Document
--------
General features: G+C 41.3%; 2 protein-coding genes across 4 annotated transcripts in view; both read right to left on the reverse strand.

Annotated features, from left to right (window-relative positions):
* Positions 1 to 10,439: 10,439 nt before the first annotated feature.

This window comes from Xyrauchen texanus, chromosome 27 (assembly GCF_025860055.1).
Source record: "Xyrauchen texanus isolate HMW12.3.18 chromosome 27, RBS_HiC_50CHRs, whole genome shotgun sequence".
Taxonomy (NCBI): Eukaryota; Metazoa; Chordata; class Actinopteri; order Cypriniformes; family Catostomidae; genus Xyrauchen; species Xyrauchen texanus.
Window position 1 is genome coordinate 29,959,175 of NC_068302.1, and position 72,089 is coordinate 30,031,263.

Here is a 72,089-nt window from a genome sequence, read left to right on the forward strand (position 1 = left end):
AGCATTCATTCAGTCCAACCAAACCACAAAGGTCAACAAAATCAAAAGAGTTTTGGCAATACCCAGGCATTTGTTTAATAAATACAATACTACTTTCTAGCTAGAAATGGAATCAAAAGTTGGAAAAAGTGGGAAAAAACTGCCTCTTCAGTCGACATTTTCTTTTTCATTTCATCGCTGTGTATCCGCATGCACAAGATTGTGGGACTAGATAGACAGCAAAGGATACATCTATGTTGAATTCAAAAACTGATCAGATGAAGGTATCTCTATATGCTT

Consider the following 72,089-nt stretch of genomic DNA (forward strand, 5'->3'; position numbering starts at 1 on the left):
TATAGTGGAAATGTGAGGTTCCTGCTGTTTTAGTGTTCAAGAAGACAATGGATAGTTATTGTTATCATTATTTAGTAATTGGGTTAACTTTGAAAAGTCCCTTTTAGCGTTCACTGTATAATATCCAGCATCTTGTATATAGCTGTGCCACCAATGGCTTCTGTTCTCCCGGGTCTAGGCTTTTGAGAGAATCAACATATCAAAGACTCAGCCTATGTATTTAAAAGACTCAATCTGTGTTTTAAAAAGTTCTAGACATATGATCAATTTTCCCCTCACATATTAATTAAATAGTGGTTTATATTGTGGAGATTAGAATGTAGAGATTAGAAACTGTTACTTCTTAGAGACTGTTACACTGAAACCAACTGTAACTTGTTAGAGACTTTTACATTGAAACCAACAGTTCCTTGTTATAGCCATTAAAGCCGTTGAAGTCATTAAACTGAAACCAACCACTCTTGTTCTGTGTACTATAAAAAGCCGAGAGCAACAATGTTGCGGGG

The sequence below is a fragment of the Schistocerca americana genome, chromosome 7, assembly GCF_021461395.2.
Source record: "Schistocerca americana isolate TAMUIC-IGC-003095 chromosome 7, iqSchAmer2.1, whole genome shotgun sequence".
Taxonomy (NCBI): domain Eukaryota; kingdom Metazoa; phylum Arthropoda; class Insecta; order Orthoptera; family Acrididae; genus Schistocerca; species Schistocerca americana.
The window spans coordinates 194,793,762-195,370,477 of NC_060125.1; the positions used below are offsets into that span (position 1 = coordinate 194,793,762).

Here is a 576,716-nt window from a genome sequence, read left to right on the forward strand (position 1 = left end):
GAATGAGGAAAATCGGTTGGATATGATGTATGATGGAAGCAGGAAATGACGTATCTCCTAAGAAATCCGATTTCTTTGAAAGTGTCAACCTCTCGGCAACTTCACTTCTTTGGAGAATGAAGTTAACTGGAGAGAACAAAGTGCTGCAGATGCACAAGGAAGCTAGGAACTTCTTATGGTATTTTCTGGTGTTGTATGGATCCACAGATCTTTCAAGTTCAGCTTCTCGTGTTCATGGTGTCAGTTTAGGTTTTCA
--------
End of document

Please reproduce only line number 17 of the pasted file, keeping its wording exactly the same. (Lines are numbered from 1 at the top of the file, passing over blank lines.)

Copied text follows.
GAATGAGGAAAATCGGTTGGATATGATGTATGATGGAAGCAGGAAATGACGTATCTCCTAAGAAATCCGATTTCTTTGAAAGTGTCAACCTCTCGGCAACTTCACTTCTTTGGAGAATGAAGTTAACTGGAGAGAACAAAGTGCTGCAGATGCACAAGGAAGCTAGGAACTTCTTATGGTATTTTCTGGTGTTGTATGGATCCACAGATCTTTCAAGTTCAGCTTCTCGTGTTCATGGTGTCAGTTTAGGTTTTCA